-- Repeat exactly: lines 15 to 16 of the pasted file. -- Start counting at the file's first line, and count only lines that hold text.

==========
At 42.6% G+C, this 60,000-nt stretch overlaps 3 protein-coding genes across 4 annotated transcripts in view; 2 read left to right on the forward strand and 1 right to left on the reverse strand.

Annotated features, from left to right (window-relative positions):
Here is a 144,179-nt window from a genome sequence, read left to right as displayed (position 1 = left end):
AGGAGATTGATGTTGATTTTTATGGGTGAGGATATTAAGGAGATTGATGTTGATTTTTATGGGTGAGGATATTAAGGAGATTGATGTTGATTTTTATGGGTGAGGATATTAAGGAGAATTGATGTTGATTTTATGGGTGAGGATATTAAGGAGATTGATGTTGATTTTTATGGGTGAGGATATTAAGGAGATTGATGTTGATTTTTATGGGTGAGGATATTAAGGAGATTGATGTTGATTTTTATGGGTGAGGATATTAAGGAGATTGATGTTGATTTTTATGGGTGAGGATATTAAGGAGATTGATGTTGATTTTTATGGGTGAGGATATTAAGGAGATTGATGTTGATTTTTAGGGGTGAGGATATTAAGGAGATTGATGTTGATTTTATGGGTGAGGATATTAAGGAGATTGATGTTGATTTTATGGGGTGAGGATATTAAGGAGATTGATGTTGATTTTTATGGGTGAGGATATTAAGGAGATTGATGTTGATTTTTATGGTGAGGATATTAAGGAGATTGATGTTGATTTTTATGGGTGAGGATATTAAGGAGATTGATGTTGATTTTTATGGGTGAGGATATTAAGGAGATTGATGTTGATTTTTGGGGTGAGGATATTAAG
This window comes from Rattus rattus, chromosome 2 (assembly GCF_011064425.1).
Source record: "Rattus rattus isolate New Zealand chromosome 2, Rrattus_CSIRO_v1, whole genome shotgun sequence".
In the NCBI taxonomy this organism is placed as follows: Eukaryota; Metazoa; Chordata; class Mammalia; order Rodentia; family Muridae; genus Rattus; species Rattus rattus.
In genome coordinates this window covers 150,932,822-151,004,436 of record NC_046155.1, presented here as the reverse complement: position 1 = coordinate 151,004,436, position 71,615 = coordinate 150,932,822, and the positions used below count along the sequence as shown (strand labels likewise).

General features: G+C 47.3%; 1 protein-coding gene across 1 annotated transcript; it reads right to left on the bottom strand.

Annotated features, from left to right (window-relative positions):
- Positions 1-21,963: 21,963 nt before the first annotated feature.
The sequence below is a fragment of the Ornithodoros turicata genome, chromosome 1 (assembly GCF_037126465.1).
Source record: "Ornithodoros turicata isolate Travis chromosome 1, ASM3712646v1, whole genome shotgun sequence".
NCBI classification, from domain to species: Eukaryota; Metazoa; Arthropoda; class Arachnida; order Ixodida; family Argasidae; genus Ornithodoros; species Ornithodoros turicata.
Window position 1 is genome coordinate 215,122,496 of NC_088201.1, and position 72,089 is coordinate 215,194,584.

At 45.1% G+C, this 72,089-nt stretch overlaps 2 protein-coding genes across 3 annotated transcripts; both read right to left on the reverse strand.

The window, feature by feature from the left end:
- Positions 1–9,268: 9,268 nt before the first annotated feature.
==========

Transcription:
Window position 1 is genome coordinate 215,122,496 of NC_088201.1, and position 72,089 is coordinate 215,194,584.

At 45.1% G+C, this 72,089-nt stretch overlaps 2 protein-coding genes across 3 annotated transcripts; both read right to left on the reverse strand.